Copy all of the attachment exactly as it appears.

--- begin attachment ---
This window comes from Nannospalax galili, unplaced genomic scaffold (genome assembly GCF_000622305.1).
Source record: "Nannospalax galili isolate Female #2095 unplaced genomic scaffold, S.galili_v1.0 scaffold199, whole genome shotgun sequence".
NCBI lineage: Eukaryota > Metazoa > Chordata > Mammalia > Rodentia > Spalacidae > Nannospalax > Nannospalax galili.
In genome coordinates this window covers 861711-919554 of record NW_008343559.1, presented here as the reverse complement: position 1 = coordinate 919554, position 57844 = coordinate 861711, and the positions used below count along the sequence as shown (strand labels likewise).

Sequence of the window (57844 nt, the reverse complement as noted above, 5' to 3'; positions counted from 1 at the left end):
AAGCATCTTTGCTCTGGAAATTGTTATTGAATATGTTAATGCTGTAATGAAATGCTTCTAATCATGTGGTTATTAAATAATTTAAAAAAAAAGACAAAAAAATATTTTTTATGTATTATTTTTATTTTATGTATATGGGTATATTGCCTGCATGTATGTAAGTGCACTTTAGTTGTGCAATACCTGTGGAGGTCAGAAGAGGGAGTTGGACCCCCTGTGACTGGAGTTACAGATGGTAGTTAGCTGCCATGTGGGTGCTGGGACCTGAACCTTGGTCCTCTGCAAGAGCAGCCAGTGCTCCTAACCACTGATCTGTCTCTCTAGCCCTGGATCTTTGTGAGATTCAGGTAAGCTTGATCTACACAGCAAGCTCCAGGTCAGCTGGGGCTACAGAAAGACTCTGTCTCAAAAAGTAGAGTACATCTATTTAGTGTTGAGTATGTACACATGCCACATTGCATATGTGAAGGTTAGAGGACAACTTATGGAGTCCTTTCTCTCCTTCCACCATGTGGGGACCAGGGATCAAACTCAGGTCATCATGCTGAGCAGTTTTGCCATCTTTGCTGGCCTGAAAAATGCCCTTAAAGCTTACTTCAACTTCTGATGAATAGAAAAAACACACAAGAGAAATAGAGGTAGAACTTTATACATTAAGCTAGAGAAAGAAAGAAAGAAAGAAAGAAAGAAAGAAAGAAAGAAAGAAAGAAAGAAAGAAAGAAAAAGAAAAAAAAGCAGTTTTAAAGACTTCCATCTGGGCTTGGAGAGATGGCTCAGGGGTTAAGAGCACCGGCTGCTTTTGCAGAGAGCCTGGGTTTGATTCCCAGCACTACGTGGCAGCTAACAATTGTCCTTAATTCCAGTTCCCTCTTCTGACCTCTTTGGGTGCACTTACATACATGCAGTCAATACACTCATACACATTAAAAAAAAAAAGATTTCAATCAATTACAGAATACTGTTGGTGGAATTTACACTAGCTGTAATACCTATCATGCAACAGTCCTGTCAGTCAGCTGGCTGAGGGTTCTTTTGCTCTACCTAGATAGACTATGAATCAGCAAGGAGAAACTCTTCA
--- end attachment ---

This window comes from Nannospalax galili, unplaced genomic scaffold (genome assembly GCF_000622305.1).
Source record: "Nannospalax galili isolate Female #2095 unplaced genomic scaffold, S.galili_v1.0 scaffold199, whole genome shotgun sequence".
NCBI lineage: Eukaryota > Metazoa > Chordata > Mammalia > Rodentia > Spalacidae > Nannospalax > Nannospalax galili.
In genome coordinates this window covers 861711-919554 of record NW_008343559.1, presented here as the reverse complement: position 1 = coordinate 919554, position 57844 = coordinate 861711, and the positions used below count along the sequence as shown (strand labels likewise).

Sequence of the window (57844 nt, the reverse complement as noted above, 5' to 3'; positions counted from 1 at the left end):
AAGCATCTTTGCTCTGGAAATTGTTATTGAATATGTTAATGCTGTAATGAAATGCTTCTAATCATGTGGTTATTAAATAATTTAAAAAAAAAGACAAAAAAATATTTTTTATGTATTATTTTTATTTTATGTATATGGGTATATTGCCTGCATGTATGTAAGTGCACTTTAGTTGTGCAATACCTGTGGAGGTCAGAAGAGGGAGTTGGACCCCCTGTGACTGGAGTTACAGATGGTAGTTAGCTGCCATGTGGGTGCTGGGACCTGAACCTTGGTCCTCTGCAAGAGCAGCCAGTGCTCCTAACCACTGATCTGTCTCTCTAGCCCTGGATCTTTGTGAGATTCAGGTAAGCTTGATCTACACAGCAAGCTCCAGGTCAGCTGGGGCTACAGAAAGACTCTGTCTCAAAAAGTAGAGTACATCTATTTAGTGTTGAGTATGTACACATGCCACATTGCATATGTGAAGGTTAGAGGACAACTTATGGAGTCCTTTCTCTCCTTCCACCATGTGGGGACCAGGGATCAAACTCAGGTCATCATGCTGAGCAGTTTTGCCATCTTTGCTGGCCTGAAAAATGCCCTTAAAGCTTACTTCAACTTCTGATGAATAGAAAAAACACACAAGAGAAATAGAGGTAGAACTTTATACATTAAGCTAGAGAAAGAAAGAAAGAAAGAAAGAAAGAAAGAAAGAAAGAAAGAAAGAAAGAAAGAAAGAAAAAGAAAAAAAAGCAGTTTTAAAGACTTCCATCTGGGCTTGGAGAGATGGCTCAGGGGTTAAGAGCACCGGCTGCTTTTGCAGAGAGCCTGGGTTTGATTCCCAGCACTACGTGGCAGCTAACAATTGTCCTTAATTCCAGTTCCCTCTTCTGACCTCTTTGGGTGCACTTACATACATGCAGTCAATACACTCATACACATTAAAAAAAAAAAGATTTCAATCAATTACAGAATACTGTTGGTGGAATTTACACTAGCTGTAATACCTATCATGCAACAGTCCTGTCAGTCAGCTGGCTGAGGGTTCTTTTGCTCTACCTAGATAGACTATGAATCAGCAAGGAGAAACTCTTCA